How the cost cap is putting new pressures on F1's top teams
Formula 1’s budget cap means that even the richest teams now have to juggle what they can afford to spend – to the extent that Mercedes recently had to back out of an important tyre test. MARK GALLAGHER explains how the bean-counters now have to work to the limits of the regulations just like technical directors do
In case you haven’t noticed, Mercedes is counting the pennies.
It first came to our attention during the controversy surrounding George Russell’s collision with Valtteri Bottas at Imola. The fall-out from that included Mercedes engineering director Andy Shovlin admitting the repair costs might have an impact on car development.
“This sort of damage isn’t really in the plan,” Shovlin revealed in the aftermath of the accident. “The bill in terms of carbon work and metalwork will be very extensive from that.”
Supremacy in the McLaren vs Ferrari fight over third place in the constructors’ championship has ebbed and flowed between the two teams so far in the 2021 Formula 1 season. But for several key reasons, right now it seems the advantage has swung decisively back to the Scuderia and McLaren knows it.
As the 2021 Formula 1 title battle winds towards its climax, the United States GP added another thrilling act in the Lewis Hamilton-Max Verstappen battle. Although Hamilton aced the start, Verstappen and Red Bull took the initiative with strategy and were richly rewarded, despite Mercedes' best efforts as the race went down to the wire
On a baking hot afternoon in Texas, Formula 1 drivers were tested to their limits. As the pressure on the title contending squads reaches an ever-greater level of intensity, the foremost challengers again showed their class, but were outshone by a standout drive from the upper midfield
It's 50 years since Jo Siffert was killed in his prime at Brands Hatch. The Swiss scored just two world championship wins in a Formula 1 career spent largely with privateer teams, but showed on numerous occasions in single-seaters and in sportscars with Porsche that he could beat any of the best drivers of his era given the right equipment.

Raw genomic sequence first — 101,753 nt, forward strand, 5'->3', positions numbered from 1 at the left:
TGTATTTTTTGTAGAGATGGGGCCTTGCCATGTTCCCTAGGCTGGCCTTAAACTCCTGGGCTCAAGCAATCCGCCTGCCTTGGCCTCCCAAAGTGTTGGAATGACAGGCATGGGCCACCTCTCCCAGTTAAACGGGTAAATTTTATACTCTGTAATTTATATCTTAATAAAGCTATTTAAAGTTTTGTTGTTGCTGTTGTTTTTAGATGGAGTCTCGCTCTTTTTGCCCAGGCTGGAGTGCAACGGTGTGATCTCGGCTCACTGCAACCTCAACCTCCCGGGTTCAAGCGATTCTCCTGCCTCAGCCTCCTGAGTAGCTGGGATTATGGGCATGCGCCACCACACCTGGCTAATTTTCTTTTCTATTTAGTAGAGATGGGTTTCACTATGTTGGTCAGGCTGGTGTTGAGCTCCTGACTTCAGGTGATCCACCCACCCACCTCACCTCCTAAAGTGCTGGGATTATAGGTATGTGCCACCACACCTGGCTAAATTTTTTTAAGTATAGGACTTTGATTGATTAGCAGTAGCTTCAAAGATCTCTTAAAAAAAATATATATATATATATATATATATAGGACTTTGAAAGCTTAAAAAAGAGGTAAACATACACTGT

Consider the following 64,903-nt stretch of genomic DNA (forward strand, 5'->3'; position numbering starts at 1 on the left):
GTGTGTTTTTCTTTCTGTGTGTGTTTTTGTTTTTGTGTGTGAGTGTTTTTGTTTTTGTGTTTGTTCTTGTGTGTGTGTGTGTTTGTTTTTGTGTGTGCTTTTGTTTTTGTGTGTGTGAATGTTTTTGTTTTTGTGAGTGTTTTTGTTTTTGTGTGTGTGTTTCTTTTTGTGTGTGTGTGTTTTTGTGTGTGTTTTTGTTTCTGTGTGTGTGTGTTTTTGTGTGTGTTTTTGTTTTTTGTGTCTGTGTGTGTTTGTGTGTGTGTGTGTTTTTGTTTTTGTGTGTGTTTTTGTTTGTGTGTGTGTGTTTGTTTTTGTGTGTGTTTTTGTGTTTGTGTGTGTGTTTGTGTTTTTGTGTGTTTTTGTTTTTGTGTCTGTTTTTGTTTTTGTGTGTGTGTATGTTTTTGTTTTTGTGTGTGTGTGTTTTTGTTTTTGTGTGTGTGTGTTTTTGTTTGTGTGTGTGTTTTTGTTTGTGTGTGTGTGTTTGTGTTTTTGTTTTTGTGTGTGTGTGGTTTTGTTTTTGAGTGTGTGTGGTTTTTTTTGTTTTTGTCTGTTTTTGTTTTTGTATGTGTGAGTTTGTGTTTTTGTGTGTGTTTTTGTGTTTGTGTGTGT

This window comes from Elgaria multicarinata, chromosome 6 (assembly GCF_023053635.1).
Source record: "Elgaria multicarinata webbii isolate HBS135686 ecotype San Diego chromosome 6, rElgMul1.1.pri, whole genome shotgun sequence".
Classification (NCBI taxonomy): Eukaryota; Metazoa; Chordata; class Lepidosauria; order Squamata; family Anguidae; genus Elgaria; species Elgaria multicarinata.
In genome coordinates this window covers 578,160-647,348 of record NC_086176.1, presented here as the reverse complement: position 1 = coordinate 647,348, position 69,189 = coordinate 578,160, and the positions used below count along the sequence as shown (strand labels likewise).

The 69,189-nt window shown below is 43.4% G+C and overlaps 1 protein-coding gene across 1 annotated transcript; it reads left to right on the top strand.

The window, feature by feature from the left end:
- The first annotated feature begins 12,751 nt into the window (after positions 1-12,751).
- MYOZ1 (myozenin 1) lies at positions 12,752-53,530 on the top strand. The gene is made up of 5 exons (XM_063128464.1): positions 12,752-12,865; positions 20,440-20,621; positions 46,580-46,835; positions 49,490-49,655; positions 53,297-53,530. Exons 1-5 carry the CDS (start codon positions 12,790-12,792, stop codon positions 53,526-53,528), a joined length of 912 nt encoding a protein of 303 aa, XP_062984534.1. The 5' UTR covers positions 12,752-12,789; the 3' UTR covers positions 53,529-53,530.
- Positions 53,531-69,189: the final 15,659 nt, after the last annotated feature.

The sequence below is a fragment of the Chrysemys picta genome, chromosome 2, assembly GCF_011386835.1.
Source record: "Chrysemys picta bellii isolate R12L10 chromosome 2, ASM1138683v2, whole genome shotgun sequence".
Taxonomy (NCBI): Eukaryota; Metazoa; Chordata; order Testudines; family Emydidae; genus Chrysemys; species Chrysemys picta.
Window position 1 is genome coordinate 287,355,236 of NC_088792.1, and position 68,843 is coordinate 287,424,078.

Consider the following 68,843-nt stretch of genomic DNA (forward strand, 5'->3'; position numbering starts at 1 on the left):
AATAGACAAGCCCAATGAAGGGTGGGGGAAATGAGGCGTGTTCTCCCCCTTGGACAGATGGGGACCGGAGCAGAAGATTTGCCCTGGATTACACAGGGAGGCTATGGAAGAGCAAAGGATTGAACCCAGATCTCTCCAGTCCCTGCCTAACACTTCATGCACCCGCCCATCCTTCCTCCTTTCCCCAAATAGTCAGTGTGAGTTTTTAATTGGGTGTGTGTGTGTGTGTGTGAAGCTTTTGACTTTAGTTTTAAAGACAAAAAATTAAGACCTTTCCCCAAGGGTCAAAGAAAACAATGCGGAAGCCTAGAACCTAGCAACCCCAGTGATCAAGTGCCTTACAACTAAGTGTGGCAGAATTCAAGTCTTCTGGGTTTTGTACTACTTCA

Three years on from Kimi Raikkonen's last Grand Prix victory at Austin, he is now six races away from ending the longest Formula 1 career in history. His friend and former Ice1 Racing rally team PR man Anthony Peacock explains why there’s nobody quite like the 2007 world champion and why F1 will miss him (but he won’t miss it).
As Red Bull and Honda go all-out for victory in the Japanese engine manufacturer’s last season of its latest Formula 1 dalliance, Max Verstappen finds himself thrust into a compelling title fight with Lewis Hamilton. He told OLEG KARPOV about his evolution into a world championship contender and why Red Bull's no compromise ethos suits him down to the ground
Mercedes has been on a roll of late in the ultra-tight fight to win the 2021 Formula 1 world championship. It started off well in practice at Austin for this weekend’s US Grand Prix, but Red Bull got closer as Friday unfolded and even seemed to find an edge in one critical area of what seems set to be set to be another close contest.
The 2021 Formula 1 title battle is finely poised with six races remaining, as just six points separate championship leader Max Verstappen from seven-time champion Lewis Hamilton. In such a closely-fought season, the outcome could hinge on several small factors playing the way of Red Bull or Mercedes
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